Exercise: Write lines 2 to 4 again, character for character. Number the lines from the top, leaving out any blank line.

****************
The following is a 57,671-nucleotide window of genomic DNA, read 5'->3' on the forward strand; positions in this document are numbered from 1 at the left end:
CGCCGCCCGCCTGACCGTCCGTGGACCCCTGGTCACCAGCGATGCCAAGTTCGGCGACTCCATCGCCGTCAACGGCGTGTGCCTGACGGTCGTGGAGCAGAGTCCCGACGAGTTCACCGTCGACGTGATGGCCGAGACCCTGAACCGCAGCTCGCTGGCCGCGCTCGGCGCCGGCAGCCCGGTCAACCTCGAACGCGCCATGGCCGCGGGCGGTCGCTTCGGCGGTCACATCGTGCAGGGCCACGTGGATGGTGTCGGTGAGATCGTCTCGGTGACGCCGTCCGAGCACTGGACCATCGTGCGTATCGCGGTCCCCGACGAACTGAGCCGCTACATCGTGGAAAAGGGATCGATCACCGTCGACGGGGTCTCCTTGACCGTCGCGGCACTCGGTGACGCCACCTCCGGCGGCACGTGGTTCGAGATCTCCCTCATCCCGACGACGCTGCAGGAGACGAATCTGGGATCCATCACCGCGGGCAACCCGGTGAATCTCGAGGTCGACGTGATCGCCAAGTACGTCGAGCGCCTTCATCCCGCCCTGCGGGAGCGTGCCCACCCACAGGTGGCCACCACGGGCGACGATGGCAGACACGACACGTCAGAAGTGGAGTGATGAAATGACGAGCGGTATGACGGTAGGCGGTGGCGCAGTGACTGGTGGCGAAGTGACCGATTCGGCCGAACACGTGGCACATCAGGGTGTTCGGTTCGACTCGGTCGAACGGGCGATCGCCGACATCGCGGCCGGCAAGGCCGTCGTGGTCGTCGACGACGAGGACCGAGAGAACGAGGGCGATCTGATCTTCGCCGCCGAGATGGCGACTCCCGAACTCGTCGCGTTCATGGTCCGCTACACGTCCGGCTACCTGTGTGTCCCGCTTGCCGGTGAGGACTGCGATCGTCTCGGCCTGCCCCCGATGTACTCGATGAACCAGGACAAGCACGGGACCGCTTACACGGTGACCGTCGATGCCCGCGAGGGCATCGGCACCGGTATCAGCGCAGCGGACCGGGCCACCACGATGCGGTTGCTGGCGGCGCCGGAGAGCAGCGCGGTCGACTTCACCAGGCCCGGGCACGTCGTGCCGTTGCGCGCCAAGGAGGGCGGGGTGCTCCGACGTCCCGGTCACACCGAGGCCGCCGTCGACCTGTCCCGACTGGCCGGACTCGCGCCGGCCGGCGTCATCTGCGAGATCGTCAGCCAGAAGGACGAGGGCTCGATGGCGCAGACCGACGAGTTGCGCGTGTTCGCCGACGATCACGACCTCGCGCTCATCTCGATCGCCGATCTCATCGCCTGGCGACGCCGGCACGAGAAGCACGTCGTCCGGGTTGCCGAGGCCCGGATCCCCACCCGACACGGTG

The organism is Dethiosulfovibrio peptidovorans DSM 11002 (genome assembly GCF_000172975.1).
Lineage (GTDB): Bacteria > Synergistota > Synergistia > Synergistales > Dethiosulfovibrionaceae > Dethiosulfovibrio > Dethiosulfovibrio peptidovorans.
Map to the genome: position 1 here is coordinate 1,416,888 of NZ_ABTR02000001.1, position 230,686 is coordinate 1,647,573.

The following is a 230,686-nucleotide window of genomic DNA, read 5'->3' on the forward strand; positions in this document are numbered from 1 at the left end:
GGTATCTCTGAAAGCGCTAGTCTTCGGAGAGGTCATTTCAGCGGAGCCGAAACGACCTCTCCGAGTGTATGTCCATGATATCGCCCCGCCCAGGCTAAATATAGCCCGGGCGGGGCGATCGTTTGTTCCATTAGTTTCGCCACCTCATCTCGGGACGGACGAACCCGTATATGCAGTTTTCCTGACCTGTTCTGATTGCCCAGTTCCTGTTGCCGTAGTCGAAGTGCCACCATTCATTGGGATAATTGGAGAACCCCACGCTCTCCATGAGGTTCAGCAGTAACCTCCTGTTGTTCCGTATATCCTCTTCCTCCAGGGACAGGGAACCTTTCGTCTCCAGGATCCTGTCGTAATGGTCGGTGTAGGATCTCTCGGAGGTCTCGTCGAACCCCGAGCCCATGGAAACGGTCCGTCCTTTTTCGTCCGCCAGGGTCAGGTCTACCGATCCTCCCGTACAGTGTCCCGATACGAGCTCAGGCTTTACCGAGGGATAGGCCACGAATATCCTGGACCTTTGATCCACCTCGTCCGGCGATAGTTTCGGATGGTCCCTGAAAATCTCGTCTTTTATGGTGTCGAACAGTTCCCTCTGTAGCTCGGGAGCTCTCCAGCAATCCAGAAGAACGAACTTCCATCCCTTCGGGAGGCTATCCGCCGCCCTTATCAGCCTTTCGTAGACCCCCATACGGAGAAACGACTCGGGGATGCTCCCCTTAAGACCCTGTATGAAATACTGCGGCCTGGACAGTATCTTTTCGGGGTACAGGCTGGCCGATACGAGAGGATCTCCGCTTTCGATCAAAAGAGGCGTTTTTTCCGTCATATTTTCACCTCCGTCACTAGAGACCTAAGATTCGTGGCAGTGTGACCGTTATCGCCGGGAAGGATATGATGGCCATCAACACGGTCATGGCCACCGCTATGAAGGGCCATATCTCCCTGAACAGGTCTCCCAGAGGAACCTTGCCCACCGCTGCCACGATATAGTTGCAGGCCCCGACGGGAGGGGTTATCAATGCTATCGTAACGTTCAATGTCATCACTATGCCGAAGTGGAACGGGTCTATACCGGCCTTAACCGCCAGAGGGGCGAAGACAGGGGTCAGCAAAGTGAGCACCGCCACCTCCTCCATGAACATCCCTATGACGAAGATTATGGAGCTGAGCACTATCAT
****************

CGCCGCCCGCCTGACCGTCCGTGGACCCCTGGTCACCAGCGATGCCAAGTTCGGCGACTCCATCGCCGTCAACGGCGTGTGCCTGACGGTCGTGGAGCAGAGTCCCGACGAGTTCACCGTCGACGTGATGGCCGAGACCCTGAACCGCAGCTCGCTGGCCGCGCTCGGCGCCGGCAGCCCGGTCAACCTCGAACGCGCCATGGCCGCGGGCGGTCGCTTCGGCGGTCACATCGTGCAGGGCCACGTGGATGGTGTCGGTGAGATCGTCTCGGTGACGCCGTCCGAGCACTGGACCATCGTGCGTATCGCGGTCCCCGACGAACTGAGCCGCTACATCGTGGAAAAGGGATCGATCACCGTCGACGGGGTCTCCTTGACCGTCGCGGCACTCGGTGACGCCACCTCCGGCGGCACGTGGTTCGAGATCTCCCTCATCCCGACGACGCTGCAGGAGACGAATCTGGGATCCATCACCGCGGGCAACCCGGTGAATCTCGAGGTCGACGTGATCGCCAAGTACGTCGAGCGCCTTCATCCCGCCCTGCGGGAGCGTGCCCACCCACAGGTGGCCACCACGGGCGACGATGGCAGACACGACACGTCAGAAGTGGAGTGATGAAATGACGAGCGGTATGACGGTAGGCGGTGGCGCAGTGACTGGTGGCGAAGTGACCGATTCGGCCGAACACGTGGCACATCAGGGTGTTCGGTTCGACTCGGTCGAACGGGCGATCGCCGACATCGCGGCCGGCAAGGCCGTCGTGGTCGTCGACGACGAGGACCGAGAGAACGAGGGCGATCTGATCTTCGCCGCCGAGATGGCGACTCCCGAACTCGTCGCGTTCATGGTCCGCTACACGTCCGGCTACCTGTGTGTCCCGCTTGCCGGTGAGGACTGCGATCGTCTCGGCCTGCCCCCGATGTACTCGATGAACCAGGACAAGCACGGGACCGCTTACACGGTGACCGTCGATGCCCGCGAGGGCATCGGCACCGGTATCAGCGCAGCGGACCGGGCCACCACGATGCGGTTGCTGGCGGCGCCGGAGAGCAGCGCGGTCGACTTCACCAGGCCCGGGCACGTCGTGCCGTTGCGCGCCAAGGAGGGCGGGGTGCTCCGACGTCCCGGTCACACCGAGGCCGCCGTCGACCTGTCCCGACTGGCCGGACTCGCGCCGGCCGGCGTCATCTGCGAGATCGTCAGCCAGAAGGACGAGGGCTCGATGGCGCAGACCGACGAGTTGCGCGTGTTCGCCGACGATCACGACCTCGCGCTCATCTCGATCGCCGATCTCATCGCCTGGCGACGCCGGCACGAGAAGCACGTCGTCCGGGTTGCCGAGGCCCGGATCCCCACCCGACACGGTG

The organism is Dethiosulfovibrio peptidovorans DSM 11002 (genome assembly GCF_000172975.1).
Lineage (GTDB): Bacteria > Synergistota > Synergistia > Synergistales > Dethiosulfovibrionaceae > Dethiosulfovibrio > Dethiosulfovibrio peptidovorans.